Egypt Massacres, Irrational For Long-term Stability, Raises Questions About Gen. Al-Sisi's Sanity

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The blood-thirsty Egyptian Defense Minister and ruler Al-Sisi

Egypt is now under control of the reactionary militarists. All the forces that had been swept away have returned.

Is it a temporary roadblock to fundamental change? The last final kicks of the dying old horse? Yet the massacres have become so routine that the state of mind of the army commander Abdel Fattah Al-Sisi is becoming questionable.

Without a doubt, the forces of yesterday are running the show, with reports that a judge has now ordered the release of Hosni Mubarak, the deposed former military dictator.

It's a sad period in Egypt's history. Egyptians had endured more than 40 years of military-dominated authoritarianism under the regime of Gen. Anwar Sadat and then Gen. Mubarak.

Finally the Egyptians seized the opportunity when changes were sweeping across north Africa to demand for change through protest centered around Tahrir Square.

Egyptians forced the army to shove Mubarak to the sidelines, even though recent events and his reported re-emergence, may suggest he was never entirely out of the picture.

The Egyptians held an election, free and fair, which was won by The Muslim Brotherhood, an organization long suppressed by the military regimes dating back to Gamal Abdel Nasser's.

After the Brotherhood's victory, the army was reluctant to hand over power, suggesting that it would not report to the new president, Mohammed Morsi. This attempted coup before Morsi was even sworn in fizzled. After Morsi was sworn in the military started working feverishly to undermine his administration.

The military still exerts influence over the administrative apparatus of state, and soon, there was serious shortage of gas and long lines began to form at stations. Electricity was also in short supply as were consumer items.

The military also worked with the political parties that had been defeated at the polls to organize mass protests that immobilized Egypt. The defeated political class was not willing to wait until the next election.

Now the army had the excuse to launch the coup d'etat that it had tried even before Morsi's swearing in. The new argument was that the Egyptian masses had forced the army's hand. Mohamed El Baradei, a defeated presidential candidate, and once a respected nuclear scientist and Nobel Prize winner jumped on board and was appointed vice president.

The real power remained and still remains with the men with the bullets. General Al-Sisi, the army commander and chief of staff, soon ordered security forces to violently break up the anti-coup protests and camp cities that mushroomed in Cairo when he seized power.

Some of the victims were reportedly shot in the head by snipers. Since the massacres by the government forces started, even the state organs now report that close to 1,000 people have been killed. The Brotherhood reports that those killed or wounded number in the thousands.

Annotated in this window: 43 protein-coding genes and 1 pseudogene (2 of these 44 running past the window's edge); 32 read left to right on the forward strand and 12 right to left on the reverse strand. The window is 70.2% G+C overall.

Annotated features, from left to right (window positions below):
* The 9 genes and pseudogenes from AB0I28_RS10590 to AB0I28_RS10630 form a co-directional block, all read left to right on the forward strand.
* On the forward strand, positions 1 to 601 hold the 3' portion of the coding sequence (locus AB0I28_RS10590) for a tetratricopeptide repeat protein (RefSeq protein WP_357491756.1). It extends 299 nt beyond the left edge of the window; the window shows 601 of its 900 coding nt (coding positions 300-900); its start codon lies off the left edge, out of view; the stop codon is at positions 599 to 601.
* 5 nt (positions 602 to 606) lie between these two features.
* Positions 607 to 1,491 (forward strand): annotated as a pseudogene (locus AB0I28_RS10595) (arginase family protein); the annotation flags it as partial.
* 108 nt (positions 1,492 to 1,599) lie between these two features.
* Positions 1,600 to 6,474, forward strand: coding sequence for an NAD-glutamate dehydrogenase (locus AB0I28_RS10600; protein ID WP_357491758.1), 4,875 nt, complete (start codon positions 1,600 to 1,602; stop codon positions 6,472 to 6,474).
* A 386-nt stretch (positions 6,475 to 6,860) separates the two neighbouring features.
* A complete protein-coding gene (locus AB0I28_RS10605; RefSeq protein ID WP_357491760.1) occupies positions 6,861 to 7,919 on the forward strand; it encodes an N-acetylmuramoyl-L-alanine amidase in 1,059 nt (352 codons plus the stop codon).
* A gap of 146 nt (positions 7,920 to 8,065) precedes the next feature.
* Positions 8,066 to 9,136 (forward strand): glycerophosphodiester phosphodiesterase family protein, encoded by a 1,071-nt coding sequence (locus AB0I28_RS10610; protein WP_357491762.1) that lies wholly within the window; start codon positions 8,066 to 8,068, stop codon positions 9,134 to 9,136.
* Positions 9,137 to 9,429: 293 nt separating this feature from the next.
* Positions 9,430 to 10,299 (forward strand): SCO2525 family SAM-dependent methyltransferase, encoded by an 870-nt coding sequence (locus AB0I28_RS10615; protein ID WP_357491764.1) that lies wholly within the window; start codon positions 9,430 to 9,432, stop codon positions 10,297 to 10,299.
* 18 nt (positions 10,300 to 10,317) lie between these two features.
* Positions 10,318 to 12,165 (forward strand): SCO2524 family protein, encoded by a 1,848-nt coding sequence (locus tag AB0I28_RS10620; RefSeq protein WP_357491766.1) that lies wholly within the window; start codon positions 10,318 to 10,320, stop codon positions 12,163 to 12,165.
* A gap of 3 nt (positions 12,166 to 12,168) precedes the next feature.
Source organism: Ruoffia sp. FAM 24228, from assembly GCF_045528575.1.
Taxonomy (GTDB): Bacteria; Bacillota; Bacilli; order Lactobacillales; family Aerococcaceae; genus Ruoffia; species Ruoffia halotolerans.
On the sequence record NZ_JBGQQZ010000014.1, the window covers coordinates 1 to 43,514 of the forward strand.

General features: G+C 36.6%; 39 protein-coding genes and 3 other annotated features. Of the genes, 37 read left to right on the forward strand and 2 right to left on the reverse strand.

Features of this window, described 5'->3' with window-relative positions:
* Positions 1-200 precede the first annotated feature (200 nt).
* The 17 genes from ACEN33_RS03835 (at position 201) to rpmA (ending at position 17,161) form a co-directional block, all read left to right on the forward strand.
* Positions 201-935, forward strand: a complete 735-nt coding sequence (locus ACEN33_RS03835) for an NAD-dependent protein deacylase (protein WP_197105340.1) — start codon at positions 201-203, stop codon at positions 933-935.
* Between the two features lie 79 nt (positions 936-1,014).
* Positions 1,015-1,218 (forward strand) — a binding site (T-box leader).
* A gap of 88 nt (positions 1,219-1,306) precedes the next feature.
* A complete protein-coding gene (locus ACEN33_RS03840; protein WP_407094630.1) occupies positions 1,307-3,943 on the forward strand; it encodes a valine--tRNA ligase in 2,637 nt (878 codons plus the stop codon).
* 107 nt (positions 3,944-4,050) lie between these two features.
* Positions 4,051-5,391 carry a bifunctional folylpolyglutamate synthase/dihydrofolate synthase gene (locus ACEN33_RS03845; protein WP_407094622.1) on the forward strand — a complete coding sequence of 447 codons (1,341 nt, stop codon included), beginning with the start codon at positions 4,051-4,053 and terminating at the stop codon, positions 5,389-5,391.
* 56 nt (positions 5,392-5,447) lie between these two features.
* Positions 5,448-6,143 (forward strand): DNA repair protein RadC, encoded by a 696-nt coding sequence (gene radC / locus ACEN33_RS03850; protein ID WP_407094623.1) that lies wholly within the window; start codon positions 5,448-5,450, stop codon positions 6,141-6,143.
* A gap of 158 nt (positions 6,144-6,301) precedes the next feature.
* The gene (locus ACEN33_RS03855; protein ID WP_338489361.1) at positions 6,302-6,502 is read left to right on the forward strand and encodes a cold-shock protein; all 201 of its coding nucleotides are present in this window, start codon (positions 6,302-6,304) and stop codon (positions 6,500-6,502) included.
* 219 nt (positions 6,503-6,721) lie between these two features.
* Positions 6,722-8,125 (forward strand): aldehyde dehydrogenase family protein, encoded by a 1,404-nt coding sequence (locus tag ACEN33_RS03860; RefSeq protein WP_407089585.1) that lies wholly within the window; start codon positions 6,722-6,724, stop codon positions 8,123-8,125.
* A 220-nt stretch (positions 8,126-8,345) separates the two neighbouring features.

El Baradei quickly resigned from his pact with the devil. The other opposition parties that are still in bed with Gen. Al-Sisi naively think that he will crush the party that won the election, through mass murder, and then hand over power to the opposition.

Talk about living in wonderland.

The acts by the Egyptian security forces, against unarmed civilians, qualifies as crimes against humanity. The soldiers and the senior commanders, starting with Al-Sisi must face justice at the end of the day. If the International Criminal Court (ICC) does not announce an investigation into the state-sanctioned murders then it must also drop the trial of Kenyan president Uhuru Kenyatta and simply pack up. The court's credibility has already eroded; it will cease to exist if no action is taken against Al-Sisi.

It's shameful that Israel, Saudi Arabia and Kuwait, looking only at their short-term self interests, support the butcher of Cairo's murderous military regime, ignoring the crimes carried out in broad daylight before international media.

Saudi Arabia, a retrograde monarchy where women are still suppressed and convicts beheaded is hardly the kind of mentor that Egypt needs. Kuwait can't offer any lessons in popular democracy. Israel's leadership clearly doesn't care how many unarmed Egyptians are killed.

Moreover, even with the promised billions from Saudi Arabia, money alone can't rescue restore stability in Egypt or confidence in its economy. The Saudis won't write a check perpetually. They also can't bottle up discontent as the Al-Sisi sanctioned massacres continue.

No long-term solution is possible without the participation of the party that won the elections and its leader Mohammed Morsi.

For now, Al-Sisi's army has monopoly on arms. But Egypt is located in a region awash in weapons. Al-Sisi is behaving like the crazed disgruntled employee at a gas factory walking around threatening others with a lit lighter.

He risks, in the long-run, turning Egypt into another Syria and inviting radicalized warriors from around the world. If he truly believes he can kill off all the supporters of The Brotherhood then he is even more deluded than he already appears.


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